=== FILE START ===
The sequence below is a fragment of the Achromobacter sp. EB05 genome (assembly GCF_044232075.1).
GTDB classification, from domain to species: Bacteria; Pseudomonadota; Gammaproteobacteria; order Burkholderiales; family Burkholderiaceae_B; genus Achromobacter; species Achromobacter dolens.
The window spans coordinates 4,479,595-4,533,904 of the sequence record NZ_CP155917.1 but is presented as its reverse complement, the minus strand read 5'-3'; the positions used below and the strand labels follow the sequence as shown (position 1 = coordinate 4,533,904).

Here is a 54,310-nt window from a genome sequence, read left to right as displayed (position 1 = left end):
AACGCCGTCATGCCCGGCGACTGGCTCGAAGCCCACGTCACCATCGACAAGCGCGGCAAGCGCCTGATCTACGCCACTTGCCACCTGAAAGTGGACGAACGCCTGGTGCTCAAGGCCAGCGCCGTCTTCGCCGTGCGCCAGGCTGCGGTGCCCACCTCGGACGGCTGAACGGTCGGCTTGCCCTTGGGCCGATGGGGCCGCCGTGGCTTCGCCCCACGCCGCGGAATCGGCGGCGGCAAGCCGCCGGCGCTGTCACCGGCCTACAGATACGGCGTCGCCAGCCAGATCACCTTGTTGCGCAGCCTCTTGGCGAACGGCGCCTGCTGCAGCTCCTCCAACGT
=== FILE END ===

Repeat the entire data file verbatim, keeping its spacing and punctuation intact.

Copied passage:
The sequence below is a fragment of the Achromobacter sp. EB05 genome (assembly GCF_044232075.1).
GTDB classification, from domain to species: Bacteria; Pseudomonadota; Gammaproteobacteria; order Burkholderiales; family Burkholderiaceae_B; genus Achromobacter; species Achromobacter dolens.
The window spans coordinates 4,479,595-4,533,904 of the sequence record NZ_CP155917.1 but is presented as its reverse complement, the minus strand read 5'-3'; the positions used below and the strand labels follow the sequence as shown (position 1 = coordinate 4,533,904).

Here is a 54,310-nt window from a genome sequence, read left to right as displayed (position 1 = left end):
AACGCCGTCATGCCCGGCGACTGGCTCGAAGCCCACGTCACCATCGACAAGCGCGGCAAGCGCCTGATCTACGCCACTTGCCACCTGAAAGTGGACGAACGCCTGGTGCTCAAGGCCAGCGCCGTCTTCGCCGTGCGCCAGGCTGCGGTGCCCACCTCGGACGGCTGAACGGTCGGCTTGCCCTTGGGCCGATGGGGCCGCCGTGGCTTCGCCCCACGCCGCGGAATCGGCGGCGGCAAGCCGCCGGCGCTGTCACCGGCCTACAGATACGGCGTCGCCAGCCAGATCACCTTGTTGCGCAGCCTCTTGGCGAACGGCGCCTGCTGCAGCTCCTCCAACGT